Cover image for Mama's way
Mama's way
Ketteman, Helen.
Personal Author:
Publication Information:
New York : Dial Books for Young Readers, 2001.
Physical Description:
1 volume (unpaged) : color illustrations ; 29 cm
Wynona longs for a beautiful new dress to wear to her graduation from sixth grade, even though she knows that her mama cannot afford to buy one for her.
Program Information:
Accelerated Reader AR LG 3.1 0.5 43519.
Added Author:
Format :


Call Number
Material Type
Home Location
Item Holds
PIC. BK. Juvenile Fiction Picture Books
PIC. BK. Juvenile Fiction Central Closed Stacks

On Order



When Wynona sees a beautiful dress in a store window, she has to have it. But, although Wynona's mother works hard to support her three children, there's never any money left over for luxuries -- not even for special occasions like her daughter's sixth-grade graduation. Will Wynona be forced to wear a friend's old hand-me-down dress, or will her mother find a way to grant her daughter's wish?

Mary Whyte's heartfelt paintings perfectly complement Helen Ketteman's lyrical story about the true meaning of generosity and a mother's love.

Reviews 3

Booklist Review

Ages 6^-8. Lovingly composed watercolor illustrations complement a straightforward text in this celebration of old-fashioned values and the love between a mother and daughter. Wynona needs a white dress for her upcoming sixth-grade graduation, and she's seen the perfect one in a store window. Her single mom has no extra cash for a new dress, and because Wynona looks after her two brothers in the afternoons, she can't earn the money herself. Knowing how much Wynona wants the new dress, her mother manages to scrape together the money, but an unexpected turn requires Wynona to return it. Finally, in a sentimental yet satisfying ending, Wynona does receive a fine new dress--her mother's incredible transformation of a hand-me-down. --Shelley Townsend Hudson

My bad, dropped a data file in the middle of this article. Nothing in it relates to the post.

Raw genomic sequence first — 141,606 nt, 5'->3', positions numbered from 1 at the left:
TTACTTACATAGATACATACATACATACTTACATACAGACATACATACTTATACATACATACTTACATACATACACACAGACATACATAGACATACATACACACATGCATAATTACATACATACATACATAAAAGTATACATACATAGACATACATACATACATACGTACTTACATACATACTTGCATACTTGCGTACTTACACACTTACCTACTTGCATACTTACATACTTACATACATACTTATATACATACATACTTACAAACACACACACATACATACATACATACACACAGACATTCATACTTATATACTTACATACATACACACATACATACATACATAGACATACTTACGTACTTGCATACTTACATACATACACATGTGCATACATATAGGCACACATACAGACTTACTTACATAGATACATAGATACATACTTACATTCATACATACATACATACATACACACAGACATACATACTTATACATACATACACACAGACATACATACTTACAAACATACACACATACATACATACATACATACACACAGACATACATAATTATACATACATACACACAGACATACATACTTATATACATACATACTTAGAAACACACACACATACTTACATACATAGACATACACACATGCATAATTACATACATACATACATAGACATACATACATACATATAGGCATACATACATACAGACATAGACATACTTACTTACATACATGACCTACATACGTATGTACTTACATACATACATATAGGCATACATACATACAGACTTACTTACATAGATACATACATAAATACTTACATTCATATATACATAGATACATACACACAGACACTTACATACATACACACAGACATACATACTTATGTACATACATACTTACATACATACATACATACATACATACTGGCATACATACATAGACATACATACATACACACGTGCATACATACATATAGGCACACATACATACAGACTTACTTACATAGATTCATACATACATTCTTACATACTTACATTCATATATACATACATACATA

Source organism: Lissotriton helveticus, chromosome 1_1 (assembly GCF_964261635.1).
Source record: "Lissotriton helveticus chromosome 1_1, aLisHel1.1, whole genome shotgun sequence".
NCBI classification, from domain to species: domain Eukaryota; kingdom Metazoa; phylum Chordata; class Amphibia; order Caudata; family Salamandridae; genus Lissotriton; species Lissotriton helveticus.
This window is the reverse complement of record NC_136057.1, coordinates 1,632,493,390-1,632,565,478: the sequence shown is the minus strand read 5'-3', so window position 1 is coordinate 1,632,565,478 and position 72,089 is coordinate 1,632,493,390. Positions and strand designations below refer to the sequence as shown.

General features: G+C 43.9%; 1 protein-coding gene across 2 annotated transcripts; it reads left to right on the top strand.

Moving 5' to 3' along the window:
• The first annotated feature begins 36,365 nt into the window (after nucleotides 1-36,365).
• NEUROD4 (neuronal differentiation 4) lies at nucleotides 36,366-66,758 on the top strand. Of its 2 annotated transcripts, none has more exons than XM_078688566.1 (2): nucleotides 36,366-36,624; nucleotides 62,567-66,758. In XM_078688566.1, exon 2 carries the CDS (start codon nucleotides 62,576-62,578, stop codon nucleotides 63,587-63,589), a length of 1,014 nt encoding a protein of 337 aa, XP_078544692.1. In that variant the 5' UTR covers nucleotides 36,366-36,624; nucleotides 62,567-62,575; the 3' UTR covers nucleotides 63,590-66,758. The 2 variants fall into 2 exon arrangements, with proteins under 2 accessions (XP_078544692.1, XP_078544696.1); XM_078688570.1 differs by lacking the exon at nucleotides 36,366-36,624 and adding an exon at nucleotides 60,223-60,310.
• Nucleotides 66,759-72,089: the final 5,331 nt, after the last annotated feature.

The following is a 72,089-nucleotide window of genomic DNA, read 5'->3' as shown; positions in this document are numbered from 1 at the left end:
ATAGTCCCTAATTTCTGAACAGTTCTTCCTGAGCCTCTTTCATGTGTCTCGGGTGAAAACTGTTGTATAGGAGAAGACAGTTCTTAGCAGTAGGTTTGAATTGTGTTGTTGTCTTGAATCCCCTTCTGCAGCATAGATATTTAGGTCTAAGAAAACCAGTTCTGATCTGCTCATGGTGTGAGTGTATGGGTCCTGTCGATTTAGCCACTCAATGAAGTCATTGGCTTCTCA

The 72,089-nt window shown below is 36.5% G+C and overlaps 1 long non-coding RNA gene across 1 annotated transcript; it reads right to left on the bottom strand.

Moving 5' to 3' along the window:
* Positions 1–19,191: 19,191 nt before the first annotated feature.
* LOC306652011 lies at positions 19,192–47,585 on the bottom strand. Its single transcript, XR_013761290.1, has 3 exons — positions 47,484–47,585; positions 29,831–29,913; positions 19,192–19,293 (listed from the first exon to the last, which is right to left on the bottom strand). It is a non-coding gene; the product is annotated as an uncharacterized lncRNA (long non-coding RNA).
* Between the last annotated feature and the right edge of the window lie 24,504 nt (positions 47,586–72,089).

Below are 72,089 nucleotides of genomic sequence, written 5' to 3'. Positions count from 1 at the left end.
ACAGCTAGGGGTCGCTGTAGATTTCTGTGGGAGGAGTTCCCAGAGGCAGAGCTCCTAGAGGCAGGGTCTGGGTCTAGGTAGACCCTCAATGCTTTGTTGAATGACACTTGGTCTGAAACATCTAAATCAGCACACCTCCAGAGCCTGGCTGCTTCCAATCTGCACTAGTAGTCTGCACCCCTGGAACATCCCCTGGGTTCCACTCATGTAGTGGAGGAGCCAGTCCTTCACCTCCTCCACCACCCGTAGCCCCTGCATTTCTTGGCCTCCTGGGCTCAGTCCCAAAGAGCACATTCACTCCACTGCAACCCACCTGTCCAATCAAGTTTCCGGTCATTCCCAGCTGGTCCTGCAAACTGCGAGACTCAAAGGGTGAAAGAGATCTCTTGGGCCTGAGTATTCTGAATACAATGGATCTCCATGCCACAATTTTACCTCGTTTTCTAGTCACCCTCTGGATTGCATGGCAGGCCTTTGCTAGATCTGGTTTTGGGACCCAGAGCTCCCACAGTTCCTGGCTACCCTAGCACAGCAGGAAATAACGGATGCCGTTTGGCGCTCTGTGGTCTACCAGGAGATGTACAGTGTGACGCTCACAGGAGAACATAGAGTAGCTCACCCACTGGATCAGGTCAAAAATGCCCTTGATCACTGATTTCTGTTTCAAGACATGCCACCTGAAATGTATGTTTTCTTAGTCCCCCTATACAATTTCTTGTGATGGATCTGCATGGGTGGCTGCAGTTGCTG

Publisher's Weekly Review

Ketteman's (I Remember Papa) tale of a girl whose reluctant generosity is rewarded may be predictable, but it is still uplifting. Wynona's sixth-grade graduation is coming up, but money is tight. So when her friend Sarah offers her a hand-me-down, Wynona is gratefulÄuntil she sees Sarah's brand-new dress, which Sarah has brought to Wynona's mother, a seamstress, to hem. "I looked at the two dresses hanging together," says Wynona. "Somehow, the old one didn't seem so pretty anymore." Wynona turns sullen as she performs household chores and baby-sits her younger brothers, until her mother gives her money for the new dress Wynona has spied in a shop window. When one of her brother's breaks his wrist, Wynona sacrifices her dress money for the hospital bill. Ketteman credibly charts Wynona's growth, as she rises above self-centeredness into a sympathetic character. The author ably outlines both the friction and the underlying love between mother and daughter, while Whyte's expressive watercolor portraits add both softness and substance to the contemporary setting. Ages 5-up. (Mar.) (c) Copyright PWxyz, LLC. All rights reserved

School Library Journal Review

Gr 2-5-The struggles of a single mother who supports her three children by sewing and cleaning houses are poignantly portrayed in this picture book. Wynona loves pretty clothes and especially longs for a fancy white dress for her sixth-grade graduation, but the family's finances make purchasing such luxuries difficult. She fears she will have to settle for a hand-me-down dress from a friend rather than the gorgeous creation she has seen in a dress shop. When her mother surprises her a week before graduation with the money for a new dress, the girl is overcome by both elation and guilt. Her euphoria doesn't outlast the day, though, because her brother breaks his arm and, in a selfless act, she returns the money to help cover his medical expenses. Her mother, however, still manages to make graduation a special day in her own inimitable fashion-Mama's way. Gentle, realistic watercolor washes imbued with warm hues effectively convey the emotions of this loving family vignette. What might have been a saccharine story is instead a heartfelt depiction of single parenthood and a strong bond between a mother and daughter.-Rosalyn Pierini, San Luis Obispo City-County Library, CA (c) Copyright 2010. Library Journals LLC, a wholly owned subsidiary of Media Source, Inc. No redistribution permitted.